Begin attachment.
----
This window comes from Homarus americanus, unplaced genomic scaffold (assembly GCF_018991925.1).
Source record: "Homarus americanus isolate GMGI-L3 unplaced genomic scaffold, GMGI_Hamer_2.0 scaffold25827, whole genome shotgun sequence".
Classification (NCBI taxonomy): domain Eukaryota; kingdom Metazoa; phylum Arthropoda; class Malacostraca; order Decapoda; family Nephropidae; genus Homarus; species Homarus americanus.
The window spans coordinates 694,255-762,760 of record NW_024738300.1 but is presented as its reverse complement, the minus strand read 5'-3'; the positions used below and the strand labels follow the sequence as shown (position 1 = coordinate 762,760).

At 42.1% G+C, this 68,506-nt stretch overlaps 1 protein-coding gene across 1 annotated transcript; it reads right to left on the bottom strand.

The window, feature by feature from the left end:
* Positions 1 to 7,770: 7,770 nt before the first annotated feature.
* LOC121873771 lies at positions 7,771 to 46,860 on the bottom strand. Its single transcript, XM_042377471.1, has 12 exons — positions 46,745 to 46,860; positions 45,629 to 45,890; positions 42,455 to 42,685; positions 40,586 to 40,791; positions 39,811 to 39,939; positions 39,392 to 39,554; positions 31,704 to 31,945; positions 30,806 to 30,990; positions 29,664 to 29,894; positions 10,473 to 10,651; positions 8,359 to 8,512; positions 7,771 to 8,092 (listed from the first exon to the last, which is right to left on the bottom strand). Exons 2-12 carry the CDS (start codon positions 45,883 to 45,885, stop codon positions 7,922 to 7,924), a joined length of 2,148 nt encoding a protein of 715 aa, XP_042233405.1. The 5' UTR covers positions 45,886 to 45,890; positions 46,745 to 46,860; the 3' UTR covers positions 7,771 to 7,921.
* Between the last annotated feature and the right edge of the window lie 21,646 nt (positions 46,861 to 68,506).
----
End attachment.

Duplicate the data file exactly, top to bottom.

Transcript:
This window comes from Homarus americanus, unplaced genomic scaffold (assembly GCF_018991925.1).
Source record: "Homarus americanus isolate GMGI-L3 unplaced genomic scaffold, GMGI_Hamer_2.0 scaffold25827, whole genome shotgun sequence".
Classification (NCBI taxonomy): domain Eukaryota; kingdom Metazoa; phylum Arthropoda; class Malacostraca; order Decapoda; family Nephropidae; genus Homarus; species Homarus americanus.
The window spans coordinates 694,255-762,760 of record NW_024738300.1 but is presented as its reverse complement, the minus strand read 5'-3'; the positions used below and the strand labels follow the sequence as shown (position 1 = coordinate 762,760).

At 42.1% G+C, this 68,506-nt stretch overlaps 1 protein-coding gene across 1 annotated transcript; it reads right to left on the bottom strand.

The window, feature by feature from the left end:
* Positions 1 to 7,770: 7,770 nt before the first annotated feature.
* LOC121873771 lies at positions 7,771 to 46,860 on the bottom strand. Its single transcript, XM_042377471.1, has 12 exons — positions 46,745 to 46,860; positions 45,629 to 45,890; positions 42,455 to 42,685; positions 40,586 to 40,791; positions 39,811 to 39,939; positions 39,392 to 39,554; positions 31,704 to 31,945; positions 30,806 to 30,990; positions 29,664 to 29,894; positions 10,473 to 10,651; positions 8,359 to 8,512; positions 7,771 to 8,092 (listed from the first exon to the last, which is right to left on the bottom strand). Exons 2-12 carry the CDS (start codon positions 45,883 to 45,885, stop codon positions 7,922 to 7,924), a joined length of 2,148 nt encoding a protein of 715 aa, XP_042233405.1. The 5' UTR covers positions 45,886 to 45,890; positions 46,745 to 46,860; the 3' UTR covers positions 7,771 to 7,921.
* Between the last annotated feature and the right edge of the window lie 21,646 nt (positions 46,861 to 68,506).